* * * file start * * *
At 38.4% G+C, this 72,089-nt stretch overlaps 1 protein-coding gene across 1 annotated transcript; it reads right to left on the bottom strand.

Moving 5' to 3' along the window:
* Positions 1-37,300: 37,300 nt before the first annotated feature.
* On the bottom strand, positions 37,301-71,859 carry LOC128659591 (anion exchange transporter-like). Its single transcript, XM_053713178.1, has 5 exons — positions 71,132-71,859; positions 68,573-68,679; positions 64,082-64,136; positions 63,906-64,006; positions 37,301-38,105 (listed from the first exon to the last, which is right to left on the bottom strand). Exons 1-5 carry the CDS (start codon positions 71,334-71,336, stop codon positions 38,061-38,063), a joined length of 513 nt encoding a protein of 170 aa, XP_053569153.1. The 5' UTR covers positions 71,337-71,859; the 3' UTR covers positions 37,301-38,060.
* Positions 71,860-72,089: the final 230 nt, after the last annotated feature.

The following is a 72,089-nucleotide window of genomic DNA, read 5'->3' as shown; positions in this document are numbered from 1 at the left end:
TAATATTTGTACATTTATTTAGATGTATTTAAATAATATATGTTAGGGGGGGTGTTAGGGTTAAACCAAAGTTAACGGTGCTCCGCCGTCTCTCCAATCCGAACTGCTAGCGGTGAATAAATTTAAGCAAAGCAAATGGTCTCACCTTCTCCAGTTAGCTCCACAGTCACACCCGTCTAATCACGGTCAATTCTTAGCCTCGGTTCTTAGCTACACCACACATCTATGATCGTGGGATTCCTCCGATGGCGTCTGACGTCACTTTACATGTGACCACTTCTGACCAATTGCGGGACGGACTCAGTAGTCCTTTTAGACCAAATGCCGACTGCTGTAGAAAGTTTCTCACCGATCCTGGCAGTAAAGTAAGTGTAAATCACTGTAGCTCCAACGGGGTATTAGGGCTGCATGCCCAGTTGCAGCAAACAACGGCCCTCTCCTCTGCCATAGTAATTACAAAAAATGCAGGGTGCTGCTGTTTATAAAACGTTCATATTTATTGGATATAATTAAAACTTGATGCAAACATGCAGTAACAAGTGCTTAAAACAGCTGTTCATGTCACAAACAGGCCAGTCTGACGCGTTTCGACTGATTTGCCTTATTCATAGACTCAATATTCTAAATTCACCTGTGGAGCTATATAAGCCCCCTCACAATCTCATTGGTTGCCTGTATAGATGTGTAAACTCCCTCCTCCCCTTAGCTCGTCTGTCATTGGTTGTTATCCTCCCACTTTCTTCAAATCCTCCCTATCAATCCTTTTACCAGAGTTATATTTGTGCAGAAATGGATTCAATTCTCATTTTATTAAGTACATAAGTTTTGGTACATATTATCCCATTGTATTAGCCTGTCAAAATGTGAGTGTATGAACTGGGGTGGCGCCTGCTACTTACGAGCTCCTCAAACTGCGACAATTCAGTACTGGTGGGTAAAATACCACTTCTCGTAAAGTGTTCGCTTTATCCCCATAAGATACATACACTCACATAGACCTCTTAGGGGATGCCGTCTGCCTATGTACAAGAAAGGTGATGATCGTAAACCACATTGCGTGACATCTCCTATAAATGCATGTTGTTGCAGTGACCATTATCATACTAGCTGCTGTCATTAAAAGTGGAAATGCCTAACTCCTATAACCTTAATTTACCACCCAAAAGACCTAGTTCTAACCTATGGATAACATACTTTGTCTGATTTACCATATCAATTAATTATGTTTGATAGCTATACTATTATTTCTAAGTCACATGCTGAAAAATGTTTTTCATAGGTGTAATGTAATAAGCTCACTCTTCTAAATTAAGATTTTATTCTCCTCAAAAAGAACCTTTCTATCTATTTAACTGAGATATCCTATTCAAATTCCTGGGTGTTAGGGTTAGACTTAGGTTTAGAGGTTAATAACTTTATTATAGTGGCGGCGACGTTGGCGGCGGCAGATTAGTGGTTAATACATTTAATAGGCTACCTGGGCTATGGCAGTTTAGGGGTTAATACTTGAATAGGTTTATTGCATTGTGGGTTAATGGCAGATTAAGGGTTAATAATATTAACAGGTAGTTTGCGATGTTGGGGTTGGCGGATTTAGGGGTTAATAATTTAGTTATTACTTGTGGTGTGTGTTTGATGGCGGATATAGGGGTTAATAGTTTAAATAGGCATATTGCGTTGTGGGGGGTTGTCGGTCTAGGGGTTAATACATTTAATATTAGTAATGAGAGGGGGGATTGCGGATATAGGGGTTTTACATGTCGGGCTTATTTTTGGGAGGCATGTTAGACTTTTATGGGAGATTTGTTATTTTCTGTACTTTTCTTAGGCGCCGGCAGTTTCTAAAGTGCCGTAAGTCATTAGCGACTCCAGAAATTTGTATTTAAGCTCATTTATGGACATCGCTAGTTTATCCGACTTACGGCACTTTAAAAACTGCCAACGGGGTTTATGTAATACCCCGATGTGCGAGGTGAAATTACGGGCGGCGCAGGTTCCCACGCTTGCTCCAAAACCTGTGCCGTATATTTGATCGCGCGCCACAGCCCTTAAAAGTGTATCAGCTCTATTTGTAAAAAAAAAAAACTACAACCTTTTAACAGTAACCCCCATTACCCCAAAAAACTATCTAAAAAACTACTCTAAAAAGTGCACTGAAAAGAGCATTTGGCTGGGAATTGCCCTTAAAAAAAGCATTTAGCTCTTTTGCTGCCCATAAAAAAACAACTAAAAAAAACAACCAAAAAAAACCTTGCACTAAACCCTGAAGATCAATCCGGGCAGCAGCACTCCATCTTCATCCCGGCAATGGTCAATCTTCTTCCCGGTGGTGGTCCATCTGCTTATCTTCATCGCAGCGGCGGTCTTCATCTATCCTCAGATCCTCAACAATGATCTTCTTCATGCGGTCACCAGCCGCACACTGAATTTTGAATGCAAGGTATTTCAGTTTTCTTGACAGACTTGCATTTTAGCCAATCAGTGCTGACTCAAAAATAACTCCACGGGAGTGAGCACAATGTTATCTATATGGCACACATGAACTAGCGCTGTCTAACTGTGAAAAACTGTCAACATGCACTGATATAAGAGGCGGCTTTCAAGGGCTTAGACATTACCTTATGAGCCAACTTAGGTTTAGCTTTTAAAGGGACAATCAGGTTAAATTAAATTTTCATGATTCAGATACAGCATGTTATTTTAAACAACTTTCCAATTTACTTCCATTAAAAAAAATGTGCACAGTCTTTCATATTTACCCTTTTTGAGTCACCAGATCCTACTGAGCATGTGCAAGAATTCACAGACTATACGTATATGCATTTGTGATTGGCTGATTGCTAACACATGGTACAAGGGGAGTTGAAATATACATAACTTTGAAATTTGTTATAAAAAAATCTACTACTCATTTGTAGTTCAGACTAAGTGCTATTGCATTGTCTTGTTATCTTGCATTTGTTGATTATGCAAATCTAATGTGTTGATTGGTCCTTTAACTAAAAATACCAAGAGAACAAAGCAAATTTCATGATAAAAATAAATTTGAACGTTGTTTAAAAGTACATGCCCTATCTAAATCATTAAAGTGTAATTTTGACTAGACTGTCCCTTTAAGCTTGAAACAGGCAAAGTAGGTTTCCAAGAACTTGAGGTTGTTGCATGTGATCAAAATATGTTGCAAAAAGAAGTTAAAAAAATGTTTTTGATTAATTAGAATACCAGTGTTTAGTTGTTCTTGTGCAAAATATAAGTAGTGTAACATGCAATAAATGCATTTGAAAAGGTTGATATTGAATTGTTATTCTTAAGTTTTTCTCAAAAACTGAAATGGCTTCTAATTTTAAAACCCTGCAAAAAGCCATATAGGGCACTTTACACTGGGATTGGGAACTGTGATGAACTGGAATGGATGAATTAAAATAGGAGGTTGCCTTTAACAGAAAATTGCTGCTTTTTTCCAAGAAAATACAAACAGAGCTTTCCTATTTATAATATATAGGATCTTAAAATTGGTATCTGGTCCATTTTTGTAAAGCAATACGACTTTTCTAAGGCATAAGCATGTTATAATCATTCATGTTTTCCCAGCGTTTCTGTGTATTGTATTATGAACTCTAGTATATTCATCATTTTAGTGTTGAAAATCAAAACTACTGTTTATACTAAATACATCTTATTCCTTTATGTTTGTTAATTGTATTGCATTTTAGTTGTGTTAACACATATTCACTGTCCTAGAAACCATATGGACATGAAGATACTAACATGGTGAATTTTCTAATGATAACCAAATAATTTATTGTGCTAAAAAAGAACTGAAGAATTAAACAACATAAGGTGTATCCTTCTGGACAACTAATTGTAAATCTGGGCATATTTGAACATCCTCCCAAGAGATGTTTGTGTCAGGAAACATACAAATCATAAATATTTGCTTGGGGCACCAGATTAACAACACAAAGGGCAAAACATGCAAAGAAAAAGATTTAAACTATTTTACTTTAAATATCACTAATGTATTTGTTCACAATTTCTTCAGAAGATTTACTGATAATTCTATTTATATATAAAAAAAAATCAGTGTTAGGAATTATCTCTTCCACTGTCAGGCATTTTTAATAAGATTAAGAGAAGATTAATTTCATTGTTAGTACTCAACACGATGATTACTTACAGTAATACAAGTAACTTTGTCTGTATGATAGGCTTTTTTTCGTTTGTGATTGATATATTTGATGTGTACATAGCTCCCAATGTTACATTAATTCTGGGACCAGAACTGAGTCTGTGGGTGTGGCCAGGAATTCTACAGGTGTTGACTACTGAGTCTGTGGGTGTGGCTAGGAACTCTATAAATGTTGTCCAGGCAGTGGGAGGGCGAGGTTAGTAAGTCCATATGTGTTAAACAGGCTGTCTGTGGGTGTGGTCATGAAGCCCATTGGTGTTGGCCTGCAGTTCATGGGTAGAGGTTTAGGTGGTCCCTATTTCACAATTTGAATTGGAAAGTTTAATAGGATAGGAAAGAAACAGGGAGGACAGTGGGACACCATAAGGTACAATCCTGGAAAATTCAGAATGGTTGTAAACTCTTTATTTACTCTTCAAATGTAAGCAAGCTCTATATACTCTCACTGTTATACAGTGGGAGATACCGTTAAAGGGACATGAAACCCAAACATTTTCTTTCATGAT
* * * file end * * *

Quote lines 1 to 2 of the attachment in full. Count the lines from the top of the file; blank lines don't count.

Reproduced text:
At 38.4% G+C, this 72,089-nt stretch overlaps 1 protein-coding gene across 1 annotated transcript; it reads right to left on the bottom strand.

Moving 5' to 3' along the window: